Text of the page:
Binding Assays

Equilibrium saturation binding studies were performed to determine the dissociation constant (Kd) of NBMPR. Membrane suspensions were incubated for 120 min at 25°C with varying concentrations of [3H]NBMPR (0.17–10 nM). Nonspecific binding was defined as binding not displaced by an excess (10 μM) of unlabeled NBMPR and was subtracted from total binding to calculate specific binding. Kdwas 1.9 and 1.0 nM for guinea pig ventricular and porcine striatal membranes, respectively. Competition assays to determine the affinities of alprazolam, chlorodiazepoxide, diazepam, flurazepam, and midazolam for the [3H]NBMPR binding site were performed by incubating membrane suspensions for 90 min at 25°C with 4 nM [3H]NBMPR and progressively higher concentrations of the respective benzodiazepines in a final volume of 300 μl. Similarly, competition binding assays were performed with porcine striatal membranes to determine the affinity of midazolam for A2Areceptors labeled with 4 nM [3H]ZM 241385. Protein content, final volume, incubation time, and temperature were 10–50 μg, 300 μl, 120 min, and 25°C, respectively. Nonspecific binding was defined as binding not displaced by 30 μM 5′-N -ethylcarboxamidoadenosine (NECA). In all assays, separation of free from bound radioligand was conducted by vacuum filtration with glass fiber filters (type 32 glass, Schleicher & Schuell, Keene, NH) using a Brandel cell harvester (Biomedical Research & Development Laboratories, Inc., Gaithersburg, MD). The radioactivity trapped on the filter was counted using a liquid scintillation counter. All determinations were conducted in triplicate. Binding was linear over the range of protein concentrations used (protein content 10–50 μg for pig striatum and 100–300 μg for guinea pig ventricle). Assay times and temperatures were chosen to assure equilibrium conditions.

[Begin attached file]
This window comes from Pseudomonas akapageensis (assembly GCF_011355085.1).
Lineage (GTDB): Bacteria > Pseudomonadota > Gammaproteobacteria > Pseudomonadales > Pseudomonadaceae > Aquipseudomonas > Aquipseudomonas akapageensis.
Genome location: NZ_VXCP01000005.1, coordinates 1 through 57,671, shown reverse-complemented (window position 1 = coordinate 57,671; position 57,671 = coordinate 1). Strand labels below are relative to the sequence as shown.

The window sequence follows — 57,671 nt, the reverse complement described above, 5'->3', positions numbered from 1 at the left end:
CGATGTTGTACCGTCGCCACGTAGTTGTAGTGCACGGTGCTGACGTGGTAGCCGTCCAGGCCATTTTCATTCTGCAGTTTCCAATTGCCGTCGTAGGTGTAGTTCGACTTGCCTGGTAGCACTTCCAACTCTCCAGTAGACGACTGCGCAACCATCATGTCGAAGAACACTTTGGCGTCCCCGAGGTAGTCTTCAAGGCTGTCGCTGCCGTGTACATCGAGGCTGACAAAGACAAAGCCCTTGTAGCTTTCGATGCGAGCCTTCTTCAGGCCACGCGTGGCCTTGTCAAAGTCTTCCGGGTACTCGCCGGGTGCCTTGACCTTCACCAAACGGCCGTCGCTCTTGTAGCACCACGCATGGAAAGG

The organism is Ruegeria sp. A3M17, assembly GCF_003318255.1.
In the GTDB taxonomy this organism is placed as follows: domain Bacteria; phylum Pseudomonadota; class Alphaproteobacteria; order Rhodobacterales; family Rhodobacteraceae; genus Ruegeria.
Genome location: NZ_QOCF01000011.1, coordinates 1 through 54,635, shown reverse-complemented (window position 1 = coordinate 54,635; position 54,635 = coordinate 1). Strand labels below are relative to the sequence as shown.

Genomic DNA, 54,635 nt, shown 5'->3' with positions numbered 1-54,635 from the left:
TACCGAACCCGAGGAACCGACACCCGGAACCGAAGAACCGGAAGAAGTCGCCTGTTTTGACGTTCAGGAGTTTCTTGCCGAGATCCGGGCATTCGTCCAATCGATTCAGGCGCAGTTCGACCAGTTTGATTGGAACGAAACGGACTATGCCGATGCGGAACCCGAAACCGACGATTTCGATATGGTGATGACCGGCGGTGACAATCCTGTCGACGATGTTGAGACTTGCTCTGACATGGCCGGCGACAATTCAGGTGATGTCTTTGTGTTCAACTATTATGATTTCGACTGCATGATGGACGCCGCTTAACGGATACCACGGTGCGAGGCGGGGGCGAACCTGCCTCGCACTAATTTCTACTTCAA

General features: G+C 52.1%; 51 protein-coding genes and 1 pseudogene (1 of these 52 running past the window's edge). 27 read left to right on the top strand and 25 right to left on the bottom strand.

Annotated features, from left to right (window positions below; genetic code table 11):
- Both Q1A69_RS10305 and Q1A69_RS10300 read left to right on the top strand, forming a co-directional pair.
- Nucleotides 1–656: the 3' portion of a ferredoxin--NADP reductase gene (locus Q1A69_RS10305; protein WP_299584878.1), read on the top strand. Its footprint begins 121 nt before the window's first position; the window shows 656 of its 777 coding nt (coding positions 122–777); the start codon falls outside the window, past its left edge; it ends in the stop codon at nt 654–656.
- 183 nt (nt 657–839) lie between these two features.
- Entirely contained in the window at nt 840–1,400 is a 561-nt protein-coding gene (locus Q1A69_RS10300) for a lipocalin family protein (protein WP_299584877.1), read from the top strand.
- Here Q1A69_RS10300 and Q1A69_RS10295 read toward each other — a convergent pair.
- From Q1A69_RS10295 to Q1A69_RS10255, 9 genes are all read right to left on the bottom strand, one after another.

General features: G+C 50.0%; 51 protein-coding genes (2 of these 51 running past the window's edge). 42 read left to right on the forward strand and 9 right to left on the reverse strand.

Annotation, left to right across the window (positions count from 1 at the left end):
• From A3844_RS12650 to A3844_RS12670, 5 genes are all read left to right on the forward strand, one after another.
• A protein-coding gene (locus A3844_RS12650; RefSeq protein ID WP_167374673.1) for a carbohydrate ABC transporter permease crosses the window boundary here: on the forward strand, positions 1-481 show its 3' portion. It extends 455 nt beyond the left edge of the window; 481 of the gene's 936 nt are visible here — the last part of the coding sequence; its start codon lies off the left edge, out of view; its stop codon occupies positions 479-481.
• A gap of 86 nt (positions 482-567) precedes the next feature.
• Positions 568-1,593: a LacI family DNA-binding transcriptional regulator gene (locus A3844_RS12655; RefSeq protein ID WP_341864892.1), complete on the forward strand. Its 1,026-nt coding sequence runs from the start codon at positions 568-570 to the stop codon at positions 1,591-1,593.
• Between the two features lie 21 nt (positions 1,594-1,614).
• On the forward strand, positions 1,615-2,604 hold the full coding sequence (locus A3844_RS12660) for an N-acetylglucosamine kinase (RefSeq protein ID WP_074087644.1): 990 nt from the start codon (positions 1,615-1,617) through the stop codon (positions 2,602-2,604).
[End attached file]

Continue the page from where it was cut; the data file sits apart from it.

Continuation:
Isolated Perfused Hearts

All protocols involving animals were reviewed and approved by the Animal Use Committee of the University of Florida Health Science Center. Hartley guinea pig hearts were isolated and perfused according to the Langendorff method as previously described. 15The perfusate was supplied through a nonrecirculating system fed by a peristaltic pump at constant flow, set to exceed maximal coronary flow, with the outflow variably split between coronary flow and overflow. With this arrangement, administration of drugs at the inflow allowed delivery of a fixed drug concentration regardless of changes in coronary flow. The oxygen tension, temperature, and p  H of the perfusate were maintained at 500–600 mmHg, 36 ± 0.5°C, and 7.3–7.4, respectively, unless stated otherwise. Because of the limited oxygen-carrying capacity of salt solutions, a partial pressure of oxygen > 500 mmHg in the perfusate represents normoxia for a nonworking heart preparation. 16The left atrium was excised to facilitate placement of a small plastic catheter into the left ventricle to prevent increases in wall tension through fluid accumulation. Hearts were paced at a fixed cycle length of 270 ms (222 beats/min). A unipolar electrode was placed on the interatrial septum to continuously acquire an electrogram. The S-V interval was used for the analysis of AVCT because neither the stimulus-to-atrium nor the His bundle-to-ventricle intervals are affected by adenosine or adenosine-regulating agents. 14Coronary flow was measured as total perfusate flow using an ultrasonic transit time flow probe (Model 2N, Transonic Systems, Ithaca, NY) placed in the perfusate line. Data were continuously recorded to the hard disk of an IBM-compatible PC (PII-300 MHz, Gateway 2000, North Sioux City, SD) using an analog-to-digital data board (TL-1-125, Axon Instruments, Foster City, CA).